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BLACK AND WHITE
Wonderful black and white photography
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Bike kill | Photographer: Julie Glassberg

Bike kill | Photographer: Julie Glassberg | BLACK AND WHITE | Scoop.it

Julie Glassberg on Photographing the Notorious and Unpredictable Black Label Bike Club

 

The Black Label Bike Club is known as the first “outlaw bicycle club.” It was created in 1992 by Jacob Houle and Per Hanson in Minneapolis, Minnesota and has chapters nationwide. They are one of the main contributors to the rise of tall bike culture and organized jousting competitions. This destructive, rebel culture revolves around the unlikeliest non-threatening object: the bicycle.

 

Based out of Brooklyn, Black Label represent a blend of punk, grunge and hippie culture. They are an independent community who sees themselves rebelling against the system. In a society that some feel pushes them to consume, focus on money and overly-use technology, this group of young people seems to be resisting and fighting against it. Their community is mainly based on the bike culture, art and on the real value of relationships.

 

They are a tight family, caring for each other, sharing meals, partying, or creating art together. Amidst an ongoing recession, and social pressures mounting, how does the young generation respond to it? Although they seem to be the carefree, self-destroying youth, they are quite aware of the situation today. As everyone, they love, hate, and also have their fears and concerns.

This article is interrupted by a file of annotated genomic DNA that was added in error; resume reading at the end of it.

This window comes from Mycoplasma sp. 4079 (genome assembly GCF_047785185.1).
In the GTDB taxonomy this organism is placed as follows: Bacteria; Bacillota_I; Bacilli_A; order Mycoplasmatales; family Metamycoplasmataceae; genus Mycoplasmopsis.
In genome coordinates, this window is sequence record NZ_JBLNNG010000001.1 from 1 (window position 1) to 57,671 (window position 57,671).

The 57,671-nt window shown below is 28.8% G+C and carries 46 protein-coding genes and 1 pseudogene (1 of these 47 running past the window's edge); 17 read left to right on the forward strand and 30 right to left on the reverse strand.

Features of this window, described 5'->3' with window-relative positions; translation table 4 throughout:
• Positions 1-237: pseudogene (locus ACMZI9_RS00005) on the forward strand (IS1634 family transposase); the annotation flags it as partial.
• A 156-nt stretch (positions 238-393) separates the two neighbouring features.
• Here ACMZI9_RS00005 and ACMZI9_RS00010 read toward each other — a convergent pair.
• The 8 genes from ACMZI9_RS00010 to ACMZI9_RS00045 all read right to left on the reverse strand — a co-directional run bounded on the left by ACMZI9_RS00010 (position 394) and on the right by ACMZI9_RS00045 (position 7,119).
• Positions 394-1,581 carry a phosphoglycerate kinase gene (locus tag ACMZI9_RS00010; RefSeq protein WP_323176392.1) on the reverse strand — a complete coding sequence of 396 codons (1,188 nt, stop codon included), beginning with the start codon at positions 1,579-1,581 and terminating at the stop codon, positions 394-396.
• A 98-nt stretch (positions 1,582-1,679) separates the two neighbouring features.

Julie Glassberg is a French born, award winning photographer currently living and working in New York. Her work is mainly based on the diversity of world cultures; subcultures; portraits; documentary projects. These images are from her series, Bike Kill, which documents the culture surrounding the Black Label Bike Club.

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Detroit | Photographer: Ian Willms

Detroit | Photographer: Ian Willms | BLACK AND WHITE | Scoop.it

"Detroit" is an exploration of blue collar America in the wake of globalization. The economic prosperity that came with domestic automotive manufacturing drew many hard-working Americans to Detroit and other industrial cities over the last century. As free trade facilitated the mass-outsourcing of labour, many of America's domestic manufacturing jobs evaporated. The impact this had upon working-class Americans was and continues to be devastating. 

My work in Detroit is a document of the industrial American culture that is quickly beginning to vanish. As old factories lay empty and silent, awaiting their inevitable demolition, fewer and fewer goods are manufactured locally. Free trade has not only taken jobs from the community, but it has also taken the pride away from the workers who remain. From the cars on the street to the clothes on a person's back, goods are now made elsewhere by people that we have never met. America no longer has a use for places like the Detroit, and like so many surplus labourers, the city itself has been abandoned like a broken down, old car. 

For most people, the story ends there. We take our pink slip and swallow that lump in our throat as we pack up and move away. Fortunately, the decades of back-breaking labour that built America made Detroiters into a tough breed. Those who remain in the Motor City display a remarkable level of creativity, resourcefulness and resiliency.

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